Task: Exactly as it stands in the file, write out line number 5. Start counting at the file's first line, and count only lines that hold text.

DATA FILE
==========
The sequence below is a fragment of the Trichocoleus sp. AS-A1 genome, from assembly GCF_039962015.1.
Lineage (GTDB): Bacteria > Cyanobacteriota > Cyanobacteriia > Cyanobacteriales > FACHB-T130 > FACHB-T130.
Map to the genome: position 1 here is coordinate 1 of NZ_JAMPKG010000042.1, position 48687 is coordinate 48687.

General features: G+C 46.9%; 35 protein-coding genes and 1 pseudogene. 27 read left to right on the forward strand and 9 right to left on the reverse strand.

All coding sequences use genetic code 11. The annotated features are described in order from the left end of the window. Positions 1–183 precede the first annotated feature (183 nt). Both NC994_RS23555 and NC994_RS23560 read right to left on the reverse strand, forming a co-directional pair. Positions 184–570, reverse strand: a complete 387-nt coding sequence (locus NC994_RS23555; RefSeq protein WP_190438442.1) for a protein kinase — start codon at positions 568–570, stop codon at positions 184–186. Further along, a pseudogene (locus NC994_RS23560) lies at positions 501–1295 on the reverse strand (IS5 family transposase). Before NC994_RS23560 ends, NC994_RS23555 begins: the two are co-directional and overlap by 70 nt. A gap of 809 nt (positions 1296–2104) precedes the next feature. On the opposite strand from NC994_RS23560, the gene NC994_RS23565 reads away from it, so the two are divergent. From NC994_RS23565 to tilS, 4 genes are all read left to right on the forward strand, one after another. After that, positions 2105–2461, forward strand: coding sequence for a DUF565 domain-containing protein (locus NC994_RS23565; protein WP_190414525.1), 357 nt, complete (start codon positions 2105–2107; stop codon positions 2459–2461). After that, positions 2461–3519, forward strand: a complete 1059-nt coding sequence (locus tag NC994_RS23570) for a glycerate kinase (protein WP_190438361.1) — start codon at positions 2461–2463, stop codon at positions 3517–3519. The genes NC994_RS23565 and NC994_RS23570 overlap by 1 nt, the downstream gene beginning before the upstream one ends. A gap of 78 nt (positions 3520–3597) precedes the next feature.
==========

All coding sequences use genetic code 11. The annotated features are described in order from the left end of the window. Positions 1–183 precede the first annotated feature (183 nt). Both NC994_RS23555 and NC994_RS23560 read right to left on the reverse strand, forming a co-directional pair. Positions 184–570, reverse strand: a complete 387-nt coding sequence (locus NC994_RS23555; RefSeq protein WP_190438442.1) for a protein kinase — start codon at positions 568–570, stop codon at positions 184–186. Further along, a pseudogene (locus NC994_RS23560) lies at positions 501–1295 on the reverse strand (IS5 family transposase). Before NC994_RS23560 ends, NC994_RS23555 begins: the two are co-directional and overlap by 70 nt. A gap of 809 nt (positions 1296–2104) precedes the next feature. On the opposite strand from NC994_RS23560, the gene NC994_RS23565 reads away from it, so the two are divergent. From NC994_RS23565 to tilS, 4 genes are all read left to right on the forward strand, one after another. After that, positions 2105–2461, forward strand: coding sequence for a DUF565 domain-containing protein (locus NC994_RS23565; protein WP_190414525.1), 357 nt, complete (start codon positions 2105–2107; stop codon positions 2459–2461). After that, positions 2461–3519, forward strand: a complete 1059-nt coding sequence (locus tag NC994_RS23570) for a glycerate kinase (protein WP_190438361.1) — start codon at positions 2461–2463, stop codon at positions 3517–3519. The genes NC994_RS23565 and NC994_RS23570 overlap by 1 nt, the downstream gene beginning before the upstream one ends. A gap of 78 nt (positions 3520–3597) precedes the next feature.